Deborah was thirty minutes late to the church. The ushers welcomed her warmly and directed her to a seat in the pews. “I’m here for the Mark’s baby dedication,” she screamed into an usher’s ear. The music from the choir drowned her words.
“I see. Wow, sister Chinyere didn’t tell us to expect beauty overload,” the usher teased. “Anyway, she is a pretty lady herself. I don’t know what I was expecting.”
When they didn’t find a seat in the section reserved for visitors of the celebrants, they searched for a seat in the pews. They settled on a seat in the first row. Deborah wasn’t too thrilled about sitting near the pulpit., never mind that she was nearsighted and she had neither her glasses nor contacts. Deborah joined in the praise and worship, but she was continuously distracted by the speakers in front of her. From time to time, she focused n mundane things such as the individual styles of the choir members. She hated the silver wedges the lead singer wore, but she loved her brunette bangs. She didn’t like the way the way the lead male singer danced, she felt it was pretentious. She also disliked the way he communicated tacitly with the skinny light-skinned lady beside him; never mind that she knew nothing of their relationship, but she disapproved of their flirtatious glances. She laughed at the height difference between the three men who shared a single microphone. The guy in the center was the cutest of the three. He had the physique of a professional basketball player, and he closed his eyes as he passionately sang the slow worship song. Deborah, whose gaze remained fixated on the tall dude, didn’t notice Eva standing a few feet from him. At the end of the worship session, the choir filed off the stage and took their seats behind Deborah.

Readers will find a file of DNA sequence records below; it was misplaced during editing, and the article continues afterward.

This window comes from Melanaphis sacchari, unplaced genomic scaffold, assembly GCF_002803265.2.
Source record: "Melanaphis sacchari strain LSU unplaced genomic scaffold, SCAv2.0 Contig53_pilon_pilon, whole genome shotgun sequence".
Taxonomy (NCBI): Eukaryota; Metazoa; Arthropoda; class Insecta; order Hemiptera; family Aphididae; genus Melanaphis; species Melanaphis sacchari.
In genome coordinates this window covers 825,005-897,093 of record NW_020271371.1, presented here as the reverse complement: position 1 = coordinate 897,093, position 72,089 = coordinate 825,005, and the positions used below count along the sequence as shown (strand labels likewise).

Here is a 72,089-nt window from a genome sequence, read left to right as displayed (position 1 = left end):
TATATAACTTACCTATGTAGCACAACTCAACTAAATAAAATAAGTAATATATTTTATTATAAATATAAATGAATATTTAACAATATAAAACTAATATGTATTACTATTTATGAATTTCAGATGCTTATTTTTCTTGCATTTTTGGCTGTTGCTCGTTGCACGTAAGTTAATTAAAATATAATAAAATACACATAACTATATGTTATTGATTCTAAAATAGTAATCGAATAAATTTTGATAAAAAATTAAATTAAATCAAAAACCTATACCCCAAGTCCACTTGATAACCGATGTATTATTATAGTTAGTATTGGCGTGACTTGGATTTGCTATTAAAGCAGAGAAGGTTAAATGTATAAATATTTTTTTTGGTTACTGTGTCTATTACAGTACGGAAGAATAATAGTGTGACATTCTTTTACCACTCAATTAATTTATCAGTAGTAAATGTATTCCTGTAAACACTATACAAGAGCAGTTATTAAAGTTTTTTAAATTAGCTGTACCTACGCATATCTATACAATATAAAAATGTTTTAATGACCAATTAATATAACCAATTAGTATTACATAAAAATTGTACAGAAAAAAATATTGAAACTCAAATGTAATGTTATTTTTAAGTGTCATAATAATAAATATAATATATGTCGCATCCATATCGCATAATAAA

“Hey, Debby!” Eva tapped lightly on Deborah’s left shoulder. “What are you doing in my church, girl?” She extended her arms to give her a hug. “I saw you the moment you stepped in the church. Girl, you look so good and different.”